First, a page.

Unfortunately, the initial impression and approach lingers in public opinion, made even harder to swallow by Compass’s early commitment to open-science and collaboration. At the 2016 Interdisciplinary Conference for Psychedelic Research, Goldsmith spoke on open science, sharing data, and strong partnerships forming the pillars of the psychedelic community. Ten days before announcing their conversion from non-profit to for-profit, he said:
“We owe this to patients and we owe this to each other to look at how to do this…We formed a not-for-profit medical research organization to help out with some of these items.”
In January 2020, Compass was granted a US patent for their proprietary formulation of synthetic psilocybin: COMP360. This adds to three others in their portfolio (1 in Germany and 2 in the UK), along with more than 20 other pending applications around the globe. Already, they are being challenged on their US patent by the law firm Kohn & Associates.
Reports indicate that this attempt was largely funded two paragons of the non-profit psychedelic science research community – Carey Turnbull, a board member of Usona Institute (see below), and the Heffter Research Institute. The challenge on COMP360 has since been dismissed, but the effort may not be the last we see in an attempt to stifle Compass’s ambitions.
Compass Pathways Assets and IP Portfolio
Ultimately, the patent IP that Compass holds is extremely limited in its scope: a specific crystalline form of psilocybin, extracted and prepared in a specific way (their proprietary COMP360 formulation), and provided in a specified therapeutic manner. Also, the patent covers only therapies related to treatment-resistant depression.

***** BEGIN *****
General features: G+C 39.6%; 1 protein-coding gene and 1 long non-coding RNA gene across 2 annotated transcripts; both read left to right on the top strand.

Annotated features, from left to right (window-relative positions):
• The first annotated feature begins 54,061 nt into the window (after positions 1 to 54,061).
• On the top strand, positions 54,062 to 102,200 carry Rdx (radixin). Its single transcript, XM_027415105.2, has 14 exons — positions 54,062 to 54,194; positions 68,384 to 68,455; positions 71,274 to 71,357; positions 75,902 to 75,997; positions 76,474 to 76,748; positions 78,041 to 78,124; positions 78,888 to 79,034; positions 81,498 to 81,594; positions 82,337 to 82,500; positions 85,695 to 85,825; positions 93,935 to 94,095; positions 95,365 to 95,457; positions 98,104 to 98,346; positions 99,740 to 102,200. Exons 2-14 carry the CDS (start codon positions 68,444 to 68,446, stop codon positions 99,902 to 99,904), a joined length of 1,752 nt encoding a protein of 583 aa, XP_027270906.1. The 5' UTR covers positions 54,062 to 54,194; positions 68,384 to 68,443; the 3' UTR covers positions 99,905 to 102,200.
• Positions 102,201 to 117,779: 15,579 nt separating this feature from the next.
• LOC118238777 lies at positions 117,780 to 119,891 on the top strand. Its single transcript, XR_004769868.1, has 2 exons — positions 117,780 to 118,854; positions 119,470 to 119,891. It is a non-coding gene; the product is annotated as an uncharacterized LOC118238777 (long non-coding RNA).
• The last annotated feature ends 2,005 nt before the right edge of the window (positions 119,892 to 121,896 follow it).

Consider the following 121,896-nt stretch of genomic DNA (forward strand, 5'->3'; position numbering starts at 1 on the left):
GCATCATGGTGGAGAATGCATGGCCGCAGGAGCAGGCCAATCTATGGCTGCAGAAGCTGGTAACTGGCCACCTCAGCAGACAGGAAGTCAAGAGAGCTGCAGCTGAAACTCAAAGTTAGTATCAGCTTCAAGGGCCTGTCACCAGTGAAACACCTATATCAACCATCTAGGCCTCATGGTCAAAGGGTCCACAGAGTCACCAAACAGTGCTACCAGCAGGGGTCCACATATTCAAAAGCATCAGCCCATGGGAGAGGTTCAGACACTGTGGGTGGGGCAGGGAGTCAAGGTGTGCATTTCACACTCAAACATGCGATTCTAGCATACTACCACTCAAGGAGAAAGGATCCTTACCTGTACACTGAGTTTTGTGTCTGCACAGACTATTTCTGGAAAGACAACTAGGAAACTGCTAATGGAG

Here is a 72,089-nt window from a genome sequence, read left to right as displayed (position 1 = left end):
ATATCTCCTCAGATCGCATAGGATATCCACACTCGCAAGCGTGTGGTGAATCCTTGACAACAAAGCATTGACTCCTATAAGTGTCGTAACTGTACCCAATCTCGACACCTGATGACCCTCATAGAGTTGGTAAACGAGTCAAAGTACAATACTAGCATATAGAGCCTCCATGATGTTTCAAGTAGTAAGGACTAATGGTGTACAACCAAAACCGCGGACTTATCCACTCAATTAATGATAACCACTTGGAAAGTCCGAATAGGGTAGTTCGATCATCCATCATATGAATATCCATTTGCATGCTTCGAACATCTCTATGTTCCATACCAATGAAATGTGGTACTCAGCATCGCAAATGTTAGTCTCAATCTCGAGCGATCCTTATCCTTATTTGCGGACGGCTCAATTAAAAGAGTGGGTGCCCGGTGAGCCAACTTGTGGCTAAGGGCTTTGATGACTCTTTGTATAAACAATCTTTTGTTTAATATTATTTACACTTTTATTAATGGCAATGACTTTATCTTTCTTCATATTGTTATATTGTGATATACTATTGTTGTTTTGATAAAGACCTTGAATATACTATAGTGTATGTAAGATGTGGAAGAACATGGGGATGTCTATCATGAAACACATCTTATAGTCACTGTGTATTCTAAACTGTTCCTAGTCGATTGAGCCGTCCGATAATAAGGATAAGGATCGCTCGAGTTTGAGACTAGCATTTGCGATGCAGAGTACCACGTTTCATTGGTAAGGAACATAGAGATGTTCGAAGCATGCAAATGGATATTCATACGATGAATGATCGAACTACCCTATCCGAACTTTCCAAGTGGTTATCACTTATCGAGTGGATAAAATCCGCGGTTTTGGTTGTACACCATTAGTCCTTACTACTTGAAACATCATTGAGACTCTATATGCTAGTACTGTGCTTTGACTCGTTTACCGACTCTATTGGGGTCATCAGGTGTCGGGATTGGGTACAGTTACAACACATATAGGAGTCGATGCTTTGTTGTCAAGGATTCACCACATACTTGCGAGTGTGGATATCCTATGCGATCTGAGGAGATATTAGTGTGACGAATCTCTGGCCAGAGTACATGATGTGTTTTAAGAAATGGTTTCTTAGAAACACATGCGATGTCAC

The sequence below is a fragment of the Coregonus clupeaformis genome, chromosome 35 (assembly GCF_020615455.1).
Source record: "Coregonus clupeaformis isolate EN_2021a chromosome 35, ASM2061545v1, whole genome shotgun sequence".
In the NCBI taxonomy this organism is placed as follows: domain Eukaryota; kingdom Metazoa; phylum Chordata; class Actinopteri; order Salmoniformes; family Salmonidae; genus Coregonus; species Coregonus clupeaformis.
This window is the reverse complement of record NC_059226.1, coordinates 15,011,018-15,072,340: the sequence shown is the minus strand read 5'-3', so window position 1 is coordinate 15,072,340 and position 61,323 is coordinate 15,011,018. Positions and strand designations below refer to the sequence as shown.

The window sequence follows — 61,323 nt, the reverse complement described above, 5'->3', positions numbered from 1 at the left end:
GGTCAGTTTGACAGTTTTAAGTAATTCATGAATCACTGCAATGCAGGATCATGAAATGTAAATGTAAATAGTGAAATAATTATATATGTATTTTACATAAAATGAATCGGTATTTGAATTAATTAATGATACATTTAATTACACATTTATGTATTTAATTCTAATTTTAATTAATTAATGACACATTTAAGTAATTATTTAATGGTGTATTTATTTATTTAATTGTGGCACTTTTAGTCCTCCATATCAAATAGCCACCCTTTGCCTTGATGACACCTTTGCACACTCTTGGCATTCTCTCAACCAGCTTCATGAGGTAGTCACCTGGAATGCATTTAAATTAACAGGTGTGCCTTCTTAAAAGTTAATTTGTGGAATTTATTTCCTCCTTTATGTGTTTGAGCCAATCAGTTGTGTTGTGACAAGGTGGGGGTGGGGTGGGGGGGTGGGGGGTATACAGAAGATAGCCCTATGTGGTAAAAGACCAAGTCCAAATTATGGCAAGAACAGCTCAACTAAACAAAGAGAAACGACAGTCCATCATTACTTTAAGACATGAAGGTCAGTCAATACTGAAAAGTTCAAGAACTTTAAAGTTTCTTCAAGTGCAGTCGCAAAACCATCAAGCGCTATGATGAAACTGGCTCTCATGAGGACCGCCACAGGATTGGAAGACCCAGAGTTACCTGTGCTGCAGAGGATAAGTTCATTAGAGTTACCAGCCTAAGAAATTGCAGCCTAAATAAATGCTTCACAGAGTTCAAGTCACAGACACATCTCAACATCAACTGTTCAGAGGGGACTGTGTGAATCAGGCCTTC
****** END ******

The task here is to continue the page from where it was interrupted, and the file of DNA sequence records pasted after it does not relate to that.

As mentioned, Compass is not a simple IP play. If anything, the highly specific patent is nearly insignificant in discouraging competition. Their true value, as we see it, comes from a multi-pronged and robust business plan that hits nearly every vertical in the nascent psychedelic domain.
- Clinical trials: Granted “breakthrough therapy” designation by the FDA for treatment-resistant depression. Past, planned, or on-going trials in the UK, Europe, Canada and the USA
- cGMP Psilocybin production: While not protected strictly by IP law, Compass is building a global supply chain, with the scale to match projected demand
- Psychedelic Therapy training: The handling of COMP360 psilocybin requires proprietary training that Compass facilitates. As of January 2020, they have already trained at least 65 therapists, with another cohort trained in February 2020
- Adjacent Wellness Models: Mindstrong Health monitors “digital biomarkers of brain health” by using smartphone interactions to examine mood and emotional state. Calm is an application that assists therapists in meditation training and provides relevant content. 7Cups is yet another tool for therapists and clinical trial operators that develops active listening skills
Compass Human Capital
At every level, from the executive, through advisory boards, to those who will become primary equity holders—Compass has stacked the human capital deck by onboarding the biggest and brightest minds.
- Seed Capital: Apeiron Investment Group (Headed by Christian Angermayer, Founder of ATAI Life Sciences), Thiel Capital (a direct connection to Palantir, as mentioned above), Galaxy Investment Partners (Wall St. Crypto firm)
- Scientific Advisory Board: The largest and most impressive array of thought leaders in the psychedelic science and therapy fields. Examples include David Nutt, Robin Carhart-Harris, and Tom Insel
- Board of Directors: Along with the founders and Angermayer, the board is largely populated with giants of the pharmaceutical development and regulation domains